One of the things that stuck out the most to me, was the simple yet effective anecdotal poetry, that etched each character and their motivations – weaving this into the story’s narrative is indeed a touch of genius. Drew’s lyrical prowess and mastery of the storytelling aspects of Hip Hop show a very mature and crisp use of rap music, which is often vilified in the media.

Most disturbing, for me as a fellow woman, was the portrayal of the female characters in this film – there was not a single strong, self assured woman character, to balance out those who had to endure terrible circumstances, due to their drug habits, or childhood abuse, thus turning to prostitution and such. While it is a slice of life, there are many women who beat the odds of getting drawn into this world. That would be my only criticism of the screenplay.

Just one character who shows strong parenting, would have balanced this out, somewhat, as there are millions of well brought up kids, who would never fall into such traps, for every one kid who does. Of course, the female social worker of Aaron (Riz) comes into the picture, but only just – she obviously taught him well and his is largely the moral compass in the film, as a result.

Many Parents forget to actually ‘Parent’, but try to be a friend to children who are already in an environment which is conducive to danger. This, sadly, is a truth of life around the world – busy Parents who allow the TV to be a babysitter, Parents who have no time, due to work commitments, to see who their children are spending time with and more often than not, lack of childcare, which is increasingly ‘too expensive’ to bear the brunt of.

Lack of strong, smart role models in the lives of kids, who see reality TV and 15 minutes of fame as being their only goals in life. Kids who dream of becoming a ‘drug lord’, as they see that as being a position of power. These are all realities that even the British rich have to face. But Drew, himself a product of such a society, has shown that he has not only come past what may have been and that he can provide intelligent social commentary, which packaging it into a tough to watch, yet is powerful and must be seen by as many people as possible.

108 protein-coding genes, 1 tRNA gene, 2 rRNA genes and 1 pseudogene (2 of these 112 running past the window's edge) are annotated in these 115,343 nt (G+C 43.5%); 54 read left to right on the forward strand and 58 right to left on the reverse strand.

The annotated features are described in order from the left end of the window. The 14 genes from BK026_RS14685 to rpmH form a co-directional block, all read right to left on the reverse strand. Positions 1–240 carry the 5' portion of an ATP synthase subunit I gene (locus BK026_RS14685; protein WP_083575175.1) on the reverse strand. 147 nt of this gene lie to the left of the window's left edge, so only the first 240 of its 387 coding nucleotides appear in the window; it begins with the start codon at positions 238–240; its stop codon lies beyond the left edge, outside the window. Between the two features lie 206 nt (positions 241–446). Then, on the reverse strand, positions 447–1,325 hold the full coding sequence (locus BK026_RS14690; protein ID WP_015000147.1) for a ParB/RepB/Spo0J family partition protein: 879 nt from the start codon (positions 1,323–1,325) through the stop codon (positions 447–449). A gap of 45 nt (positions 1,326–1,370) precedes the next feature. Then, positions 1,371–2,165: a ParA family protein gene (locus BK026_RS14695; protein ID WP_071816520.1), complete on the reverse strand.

The film also serves, in my humble opinion, as a political wake-up call, about issues that are almost always glossed over. It comes in the aftermath of the London riots and showcases how many kids are born into lives of crime. Some shocking scenes stand out and remind us all, that life is cruel to many, BUT, their proclivity for good can always overcome. The film spells out hope, in way of the baby, who is a metaphor for a brighter future. It also shows that a mother’s love can defeat all odds.

I especially enjoyed seeing Plan B’s cameo in this film and applauded that he captured the humanity of otherwise misguided characters. Like Noel Clarke and his realistic movies, in which Drew acted, he shows an incredible insight into a part of Britain that many of us would not like to acknowledge, let alone help to change. I look forward to seeing him in The Sweeney with one of my favourite British actors, Ray Winstone. Kudos, Mr Drew. Catch Ill Manors at cinemas all over the UK, on general release from 6th June – do be warned that much of the content is disturbing, raw and very gritty.

Cable Cars in Greenwich, Rosemary Fries and Naughty Chai

A pictorial blog of sorts, of some fabulous recent moments. As usual, my love for life entails family and friends, food and drink, beautiful views, films and music.

First off, it was the hubby’s birthday and we enjoyed that awesome Cineworld D-Box experience with Avengers, which has now broken a plethora of worldwide box office records. I may have already mentioned them, but here’s the visual – the Gourmet Burger Kitchen does these super yummy Rosemary fries – perfectly salted, herbed (if that’s even a word) and beautifully crisp. As described on the menu, these indeed encapsulate one of my favourite foodie words, ‘moreish’.